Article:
|Appears in Collections:||Aquaculture Journal Articles|
|Peer Review Status:||Refereed|
|Title:||Fish culture in rainfed rice fields of northeast Thailand|
|Authors:||Little, David Colin|
|Citation:||Little DC, Surintaraseree P & Innes-Taylor N (1996) Fish culture in rainfed rice fields of northeast Thailand, Aquaculture, 140 (4), pp. 295-321.|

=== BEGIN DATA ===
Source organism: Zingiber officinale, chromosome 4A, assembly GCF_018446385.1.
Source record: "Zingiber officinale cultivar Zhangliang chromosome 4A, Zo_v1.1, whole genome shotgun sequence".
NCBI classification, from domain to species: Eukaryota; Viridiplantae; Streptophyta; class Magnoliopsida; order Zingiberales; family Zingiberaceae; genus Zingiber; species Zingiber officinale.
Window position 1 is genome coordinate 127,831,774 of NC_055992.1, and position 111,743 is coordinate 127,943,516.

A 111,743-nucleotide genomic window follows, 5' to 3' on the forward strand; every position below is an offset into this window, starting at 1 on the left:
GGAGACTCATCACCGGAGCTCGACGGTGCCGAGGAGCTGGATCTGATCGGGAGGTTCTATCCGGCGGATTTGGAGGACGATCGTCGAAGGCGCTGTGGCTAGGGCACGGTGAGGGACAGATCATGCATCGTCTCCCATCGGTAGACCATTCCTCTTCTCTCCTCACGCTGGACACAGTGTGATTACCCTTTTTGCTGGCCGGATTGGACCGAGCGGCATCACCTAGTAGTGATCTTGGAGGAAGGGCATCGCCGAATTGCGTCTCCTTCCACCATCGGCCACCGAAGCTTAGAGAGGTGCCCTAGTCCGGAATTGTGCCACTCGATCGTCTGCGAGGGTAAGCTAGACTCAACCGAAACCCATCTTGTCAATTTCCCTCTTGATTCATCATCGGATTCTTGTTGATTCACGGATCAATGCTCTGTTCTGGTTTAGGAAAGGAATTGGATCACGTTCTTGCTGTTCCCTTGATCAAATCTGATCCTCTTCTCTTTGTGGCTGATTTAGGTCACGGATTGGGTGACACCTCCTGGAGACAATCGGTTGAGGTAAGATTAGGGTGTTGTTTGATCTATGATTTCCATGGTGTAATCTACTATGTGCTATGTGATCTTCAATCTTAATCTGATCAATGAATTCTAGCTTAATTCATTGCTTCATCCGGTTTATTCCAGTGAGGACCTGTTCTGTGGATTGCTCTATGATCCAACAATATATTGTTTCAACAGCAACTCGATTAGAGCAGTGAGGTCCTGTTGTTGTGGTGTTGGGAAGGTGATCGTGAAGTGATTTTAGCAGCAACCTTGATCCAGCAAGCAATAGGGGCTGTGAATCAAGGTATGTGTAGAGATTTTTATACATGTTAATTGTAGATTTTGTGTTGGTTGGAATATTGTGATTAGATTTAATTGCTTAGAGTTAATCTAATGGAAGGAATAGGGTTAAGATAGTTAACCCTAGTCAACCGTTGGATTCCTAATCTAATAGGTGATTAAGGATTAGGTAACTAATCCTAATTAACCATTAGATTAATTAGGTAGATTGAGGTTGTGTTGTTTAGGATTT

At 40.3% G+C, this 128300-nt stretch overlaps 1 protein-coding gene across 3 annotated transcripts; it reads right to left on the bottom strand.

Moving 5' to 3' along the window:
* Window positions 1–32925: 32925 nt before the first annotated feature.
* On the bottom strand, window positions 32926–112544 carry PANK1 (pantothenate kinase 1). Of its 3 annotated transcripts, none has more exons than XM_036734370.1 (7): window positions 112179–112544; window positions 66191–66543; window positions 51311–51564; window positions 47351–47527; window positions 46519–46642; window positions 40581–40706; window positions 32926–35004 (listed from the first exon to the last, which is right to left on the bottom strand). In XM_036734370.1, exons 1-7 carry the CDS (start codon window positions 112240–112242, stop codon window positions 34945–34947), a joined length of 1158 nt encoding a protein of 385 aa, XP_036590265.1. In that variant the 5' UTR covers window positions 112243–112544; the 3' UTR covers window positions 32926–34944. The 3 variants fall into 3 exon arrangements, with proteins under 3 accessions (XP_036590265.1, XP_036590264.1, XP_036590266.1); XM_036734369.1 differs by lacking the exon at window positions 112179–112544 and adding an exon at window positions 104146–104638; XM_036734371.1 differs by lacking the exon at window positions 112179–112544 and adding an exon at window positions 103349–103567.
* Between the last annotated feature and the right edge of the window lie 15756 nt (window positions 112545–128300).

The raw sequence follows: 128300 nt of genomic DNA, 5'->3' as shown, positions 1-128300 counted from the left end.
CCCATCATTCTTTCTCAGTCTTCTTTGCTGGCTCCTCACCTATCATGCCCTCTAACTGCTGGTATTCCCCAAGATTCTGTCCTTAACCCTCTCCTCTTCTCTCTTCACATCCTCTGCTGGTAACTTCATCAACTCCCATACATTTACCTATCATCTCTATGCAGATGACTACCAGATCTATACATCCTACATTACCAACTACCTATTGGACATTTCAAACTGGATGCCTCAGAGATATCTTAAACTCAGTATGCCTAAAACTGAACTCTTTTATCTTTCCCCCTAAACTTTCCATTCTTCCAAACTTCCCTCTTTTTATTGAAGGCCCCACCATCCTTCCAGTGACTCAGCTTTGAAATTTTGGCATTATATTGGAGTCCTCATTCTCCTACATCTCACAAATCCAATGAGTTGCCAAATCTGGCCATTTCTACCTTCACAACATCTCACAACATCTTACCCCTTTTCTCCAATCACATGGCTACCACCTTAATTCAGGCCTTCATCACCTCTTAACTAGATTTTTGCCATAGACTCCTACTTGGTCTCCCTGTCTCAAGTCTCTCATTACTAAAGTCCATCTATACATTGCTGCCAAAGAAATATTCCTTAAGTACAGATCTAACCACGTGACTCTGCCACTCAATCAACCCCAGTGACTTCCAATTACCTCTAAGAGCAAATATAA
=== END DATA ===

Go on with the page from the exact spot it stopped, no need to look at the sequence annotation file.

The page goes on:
|Abstract:||Adoption of rice-fish culture by farmers in the rainfed areas of northeast Thailand is examined with reference to recent field research and extension in the region. The practice is placed in perspective with the development of aquaculture per se and the human and agricultural ecology of this heterogeneous region. Rice-fish culture is a recent activity in the region and has been promoted by government and non-government agencies with variable success among small-scale farmers. The widespread availability of private hatchery-produced fish seed and perceived decline in wild fish have been important stimuli. Rainfed rice fields are marginal agricultural environments and lack of water constrains both rice and fish production. Wild swamp fish are tolerant of these conditions and traditional systems for their management and capture have expanded greatly in recent years. In much of the region 'trap' ponds are used more for catching wild fish than as refuge sumps or ponds for fish culture per se; wild fish typically constitute between 20 and 80% of the total yields in stocked systems. Widespread availability of fish seed allows more farmers to try rice-fish culture but the small size of seed at purchase is still a problem particularly where carnivorous, wild fish are prevalent. Appropriate on-farm nursery techniques may improve success and adoption of hapa nursing has been high in some parts of the region. Species ratio and density of fish stocked depends mainly on their availability from fry traders; the major species stocked in rice fields are the silver barb (Puntius gonionotus), common carp (Cyprinus carpio) and Nile tilapia (Oreochromis niloticus). Farmers adapt rice fields for fish culture as part of their whole farm strategy; benefits to rice, vegetable and fruit and livestock may be considered more important than fish yields. The high value attached to even small quantities of fresh fish is a major incentive for rice-fish culture, but women who are decision makers in terms of changes to rice fields and household consumption have often not been fully considered during promotion of rice-fish. The relatively small areas of riceland that farmers can stock and harvest fish, low yields per unit area and high consumption of fish reduces the importance of rice-fish culture in many rural households. The analysis suggests that stocking fish in rice fields in areas with poor access to wild fish supplies from community water bodies would have most impact. Although rice-fish culture can contribute to subsistence requirements, the high labour demand often means that intensified capture of wild fish or pond-based culture of fish are more attractive for poorer and better off farmers, respectively.|
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